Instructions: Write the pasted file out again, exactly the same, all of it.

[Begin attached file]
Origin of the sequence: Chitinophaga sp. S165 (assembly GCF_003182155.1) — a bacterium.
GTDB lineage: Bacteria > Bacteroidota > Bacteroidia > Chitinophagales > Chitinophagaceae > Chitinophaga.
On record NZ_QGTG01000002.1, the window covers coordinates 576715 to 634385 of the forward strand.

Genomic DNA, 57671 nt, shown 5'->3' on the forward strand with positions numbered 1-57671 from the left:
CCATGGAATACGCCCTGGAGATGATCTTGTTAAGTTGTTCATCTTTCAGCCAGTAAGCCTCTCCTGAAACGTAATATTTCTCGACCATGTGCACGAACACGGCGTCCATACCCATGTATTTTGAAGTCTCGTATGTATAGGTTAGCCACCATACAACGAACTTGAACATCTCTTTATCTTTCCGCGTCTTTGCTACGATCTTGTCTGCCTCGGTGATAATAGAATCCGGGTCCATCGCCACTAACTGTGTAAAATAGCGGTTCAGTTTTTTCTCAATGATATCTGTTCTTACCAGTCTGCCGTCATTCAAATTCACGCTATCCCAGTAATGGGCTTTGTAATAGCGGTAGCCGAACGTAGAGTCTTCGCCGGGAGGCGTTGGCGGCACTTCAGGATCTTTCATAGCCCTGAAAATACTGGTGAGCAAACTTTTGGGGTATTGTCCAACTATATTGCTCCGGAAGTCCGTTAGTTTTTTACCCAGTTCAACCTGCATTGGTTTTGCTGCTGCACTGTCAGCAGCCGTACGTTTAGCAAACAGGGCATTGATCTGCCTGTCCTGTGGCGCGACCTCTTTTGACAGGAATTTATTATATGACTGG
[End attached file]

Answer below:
Origin of the sequence: Chitinophaga sp. S165 (assembly GCF_003182155.1) — a bacterium.
GTDB lineage: Bacteria > Bacteroidota > Bacteroidia > Chitinophagales > Chitinophagaceae > Chitinophaga.
On record NZ_QGTG01000002.1, the window covers coordinates 576715 to 634385 of the forward strand.

Genomic DNA, 57671 nt, shown 5'->3' on the forward strand with positions numbered 1-57671 from the left:
CCATGGAATACGCCCTGGAGATGATCTTGTTAAGTTGTTCATCTTTCAGCCAGTAAGCCTCTCCTGAAACGTAATATTTCTCGACCATGTGCACGAACACGGCGTCCATACCCATGTATTTTGAAGTCTCGTATGTATAGGTTAGCCACCATACAACGAACTTGAACATCTCTTTATCTTTCCGCGTCTTTGCTACGATCTTGTCTGCCTCGGTGATAATAGAATCCGGGTCCATCGCCACTAACTGTGTAAAATAGCGGTTCAGTTTTTTCTCAATGATATCTGTTCTTACCAGTCTGCCGTCATTCAAATTCACGCTATCCCAGTAATGGGCTTTGTAATAGCGGTAGCCGAACGTAGAGTCTTCGCCGGGAGGCGTTGGCGGCACTTCAGGATCTTTCATAGCCCTGAAAATACTGGTGAGCAAACTTTTGGGGTATTGTCCAACTATATTGCTCCGGAAGTCCGTTAGTTTTTTACCCAGTTCAACCTGCATTGGTTTTGCTGCTGCACTGTCAGCAGCCGTACGTTTAGCAAACAGGGCATTGATCTGCCTGTCCTGTGGCGCGACCTCTTTTGACAGGAATTTATTATATGACTGG